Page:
Aggravated Assault FAQs

Experienced Phoenix Criminal Defense Lawyer Aggressively Defending Clients Charged with Violent Crimes

Aggravated assault is an incredibly serious crime, and those who are convicted of the offense are usually sentenced to jail. At the same time, the Arizona aggravated assault statute is incredibly broad, making it relatively easy to commit this serious crime. At the Law Office of James E. Novak, our dedicated Phoenix criminal defense attorney has decades of experience standing up for the rights of clients facing violent crimes.

Read on to review answers to some of the most common Aggravated Assault FAQs.

What Is an Assault?

In Arizona, there are three ways you can commit an assault:

  1. Intentionally, knowingly or recklessly causing another person to experience physical injury;
  2. Intentionally placing another person in fear of an immediate injury; or
  3. Knowingly touching another person with the intent to provoke, injure or insult them.

An aggravated assault is simply a more serious version of assault. An assault becomes an aggravated assault if one or more aggravating circumstances apply. The list of aggravated circumstances is provided in A.R.S. § 13-1204 and discussed in more detail below.

Back to top

No One Was Hurt, Can I Still Be Charged with Aggravated Assault?

Yes. There are several different ways that an assault can become an aggravated assault. Perhaps the most obvious way to get charged with an aggravated assault is to cause another person to experience serious physical injury by assaulting them. However, the following will also turn an assault into an aggravated assault, even if the victim wasn’t hurt:

  • Using a deadly weapon or dangerous instrument to assault someone;
  • Using an object that resembles a deadly weapon to commit an assault;
  • Committing an assault while the victim’s freedom of movement is restricted;
  • Entering another person’s home with the intent to assault them;
  • Assaulting a minor who is under 15 years old;
  • Assaulting someone who has an order of protection against you;
  • Assaulting a police officer, firefighter, healthcare worker, prosecutor, park ranger, or member of any other protected class; or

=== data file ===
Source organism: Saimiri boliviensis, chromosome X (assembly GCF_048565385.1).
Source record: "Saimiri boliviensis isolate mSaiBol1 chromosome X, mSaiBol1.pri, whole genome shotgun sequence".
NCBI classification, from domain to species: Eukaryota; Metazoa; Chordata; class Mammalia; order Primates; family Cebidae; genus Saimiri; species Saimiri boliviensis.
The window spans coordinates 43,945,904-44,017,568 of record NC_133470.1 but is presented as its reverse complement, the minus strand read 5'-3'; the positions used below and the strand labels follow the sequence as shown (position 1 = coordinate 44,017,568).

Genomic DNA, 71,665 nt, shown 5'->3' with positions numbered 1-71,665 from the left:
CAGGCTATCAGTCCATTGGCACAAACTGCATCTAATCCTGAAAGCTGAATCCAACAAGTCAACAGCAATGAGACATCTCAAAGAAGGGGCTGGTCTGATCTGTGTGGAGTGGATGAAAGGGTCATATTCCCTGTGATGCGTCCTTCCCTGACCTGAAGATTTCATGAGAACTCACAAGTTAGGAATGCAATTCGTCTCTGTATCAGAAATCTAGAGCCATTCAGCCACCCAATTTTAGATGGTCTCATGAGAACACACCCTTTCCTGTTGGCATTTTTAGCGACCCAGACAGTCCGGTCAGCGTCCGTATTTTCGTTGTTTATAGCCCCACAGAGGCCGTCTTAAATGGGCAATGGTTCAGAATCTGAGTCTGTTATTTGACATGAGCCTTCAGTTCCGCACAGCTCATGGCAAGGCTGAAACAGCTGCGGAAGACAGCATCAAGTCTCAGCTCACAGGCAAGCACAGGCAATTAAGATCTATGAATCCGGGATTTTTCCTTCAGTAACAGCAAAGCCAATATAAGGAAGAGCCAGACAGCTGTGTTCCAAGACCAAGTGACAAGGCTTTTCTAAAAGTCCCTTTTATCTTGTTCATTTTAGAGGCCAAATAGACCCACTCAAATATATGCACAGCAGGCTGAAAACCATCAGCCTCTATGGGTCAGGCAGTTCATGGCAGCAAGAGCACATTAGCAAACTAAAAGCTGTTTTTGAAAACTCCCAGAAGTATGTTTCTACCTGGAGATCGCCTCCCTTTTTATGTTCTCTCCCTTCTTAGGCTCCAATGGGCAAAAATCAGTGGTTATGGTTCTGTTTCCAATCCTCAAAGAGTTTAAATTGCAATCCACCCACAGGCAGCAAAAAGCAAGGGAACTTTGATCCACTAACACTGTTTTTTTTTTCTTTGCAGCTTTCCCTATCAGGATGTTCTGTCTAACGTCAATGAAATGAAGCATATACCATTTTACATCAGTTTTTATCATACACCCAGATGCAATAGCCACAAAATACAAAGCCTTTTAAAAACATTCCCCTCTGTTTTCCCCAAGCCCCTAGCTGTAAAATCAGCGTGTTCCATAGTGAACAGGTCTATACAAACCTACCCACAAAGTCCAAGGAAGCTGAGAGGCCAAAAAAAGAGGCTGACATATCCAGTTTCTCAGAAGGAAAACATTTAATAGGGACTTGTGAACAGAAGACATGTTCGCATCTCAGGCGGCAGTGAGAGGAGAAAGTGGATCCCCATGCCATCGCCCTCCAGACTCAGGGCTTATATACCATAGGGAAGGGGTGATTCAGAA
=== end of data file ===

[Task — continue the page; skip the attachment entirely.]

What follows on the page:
• Disarming a police officer.

In each of these situations, the victim doesn’t need to experience even the slightest injury for you to be charged with aggravated assault.

Back to top

What Are the Defenses to Aggravated Assault?

There are many defenses to aggravated assault charges. Which defense applies in your case will depend on the sub-section you’ve been charged under. For example, if you face aggravated assault charges for causing serious physical injury, one of the most common defenses is that the victim didn’t actually suffer serious physical injury.

There are also defenses that can apply to any aggravated assault case. For example, the prosecution needs to prove you intended to either hurt someone or put them in fear of being injured. Thus, if your actions were unintentional, you cannot be convicted of assault.

Another example of an aggravated assault defense is self-defense or defense of others. It is not a crime to engage in what would other be an aggravated assault if you were defending yourself or another person. However, your actions must be reasonable and proportionate to the threat you faced.

Back to top

Is Aggravated Assault a Felony in Arizona?

Yes, regardless of the sub-section prosecutors charged you under, any aggravated assault conviction is a felony. That said, the seriousness of the offense will depend in part on the specific facts; for example, aggravated assault with a weapon against a minor under 15 is a class 2 felony, whereas aggravated assault with a deadly weapon is a class 3 felony.

Back to top

Are You Facing Aggravated Assault Charges in Maricopa County?

If you have an upcoming court date for an aggravated assault case, reviewing a few Aggravated Assault FAQs isn’t going to cut it; you need an experienced attorney who will fight for you. At the Law Office of James E. Novak, our Phoenix criminal defense attorney proudly stands by clients charged with very serious crimes, defending their interests at every step of the way. To learn more, and to schedule a free consultation today, call (480) 413-1499 or connect with us through our online contact form.

Back to top